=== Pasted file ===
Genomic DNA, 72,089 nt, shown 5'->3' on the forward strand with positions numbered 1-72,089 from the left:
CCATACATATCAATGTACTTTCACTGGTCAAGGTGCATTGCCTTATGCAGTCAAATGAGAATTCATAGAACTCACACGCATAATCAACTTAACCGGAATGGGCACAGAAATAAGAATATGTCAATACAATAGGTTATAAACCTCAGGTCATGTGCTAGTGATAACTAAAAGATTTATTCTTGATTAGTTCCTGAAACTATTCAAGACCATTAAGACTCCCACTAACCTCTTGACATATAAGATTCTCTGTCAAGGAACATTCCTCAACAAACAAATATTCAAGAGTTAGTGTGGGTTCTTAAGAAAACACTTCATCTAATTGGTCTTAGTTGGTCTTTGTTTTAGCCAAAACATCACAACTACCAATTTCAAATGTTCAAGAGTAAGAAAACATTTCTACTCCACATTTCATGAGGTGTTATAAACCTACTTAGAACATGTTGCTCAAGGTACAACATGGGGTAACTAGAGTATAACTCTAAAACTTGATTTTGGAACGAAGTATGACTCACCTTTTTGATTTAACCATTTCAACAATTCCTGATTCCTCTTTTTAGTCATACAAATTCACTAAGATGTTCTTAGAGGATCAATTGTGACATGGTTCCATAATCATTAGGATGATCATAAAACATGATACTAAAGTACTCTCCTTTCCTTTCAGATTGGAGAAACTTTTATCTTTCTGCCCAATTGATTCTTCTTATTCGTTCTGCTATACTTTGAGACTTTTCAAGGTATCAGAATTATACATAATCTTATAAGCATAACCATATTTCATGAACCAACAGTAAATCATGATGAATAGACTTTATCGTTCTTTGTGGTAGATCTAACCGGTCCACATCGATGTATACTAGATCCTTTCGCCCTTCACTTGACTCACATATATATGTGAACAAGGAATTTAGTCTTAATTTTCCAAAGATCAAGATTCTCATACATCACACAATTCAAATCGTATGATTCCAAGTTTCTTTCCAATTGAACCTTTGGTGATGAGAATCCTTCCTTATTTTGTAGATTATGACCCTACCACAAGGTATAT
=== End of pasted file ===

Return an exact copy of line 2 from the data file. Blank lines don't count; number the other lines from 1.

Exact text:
CCATACATATCAATGTACTTTCACTGGTCAAGGTGCATTGCCTTATGCAGTCAAATGAGAATTCATAGAACTCACACGCATAATCAACTTAACCGGAATGGGCACAGAAATAAGAATATGTCAATACAATAGGTTATAAACCTCAGGTCATGTGCTAGTGATAACTAAAAGATTTATTCTTGATTAGTTCCTGAAACTATTCAAGACCATTAAGACTCCCACTAACCTCTTGACATATAAGATTCTCTGTCAAGGAACATTCCTCAACAAACAAATATTCAAGAGTTAGTGTGGGTTCTTAAGAAAACACTTCATCTAATTGGTCTTAGTTGGTCTTTGTTTTAGCCAAAACATCACAACTACCAATTTCAAATGTTCAAGAGTAAGAAAACATTTCTACTCCACATTTCATGAGGTGTTATAAACCTACTTAGAACATGTTGCTCAAGGTACAACATGGGGTAACTAGAGTATAACTCTAAAACTTGATTTTGGAACGAAGTATGACTCACCTTTTTGATTTAACCATTTCAACAATTCCTGATTCCTCTTTTTAGTCATACAAATTCACTAAGATGTTCTTAGAGGATCAATTGTGACATGGTTCCATAATCATTAGGATGATCATAAAACATGATACTAAAGTACTCTCCTTTCCTTTCAGATTGGAGAAACTTTTATCTTTCTGCCCAATTGATTCTTCTTATTCGTTCTGCTATACTTTGAGACTTTTCAAGGTATCAGAATTATACATAATCTTATAAGCATAACCATATTTCATGAACCAACAGTAAATCATGATGAATAGACTTTATCGTTCTTTGTGGTAGATCTAACCGGTCCACATCGATGTATACTAGATCCTTTCGCCCTTCACTTGACTCACATATATATGTGAACAAGGAATTTAGTCTTAATTTTCCAAAGATCAAGATTCTCATACATCACACAATTCAAATCGTATGATTCCAAGTTTCTTTCCAATTGAACCTTTGGTGATGAGAATCCTTCCTTATTTTGTAGATTATGACCCTACCACAAGGTATAT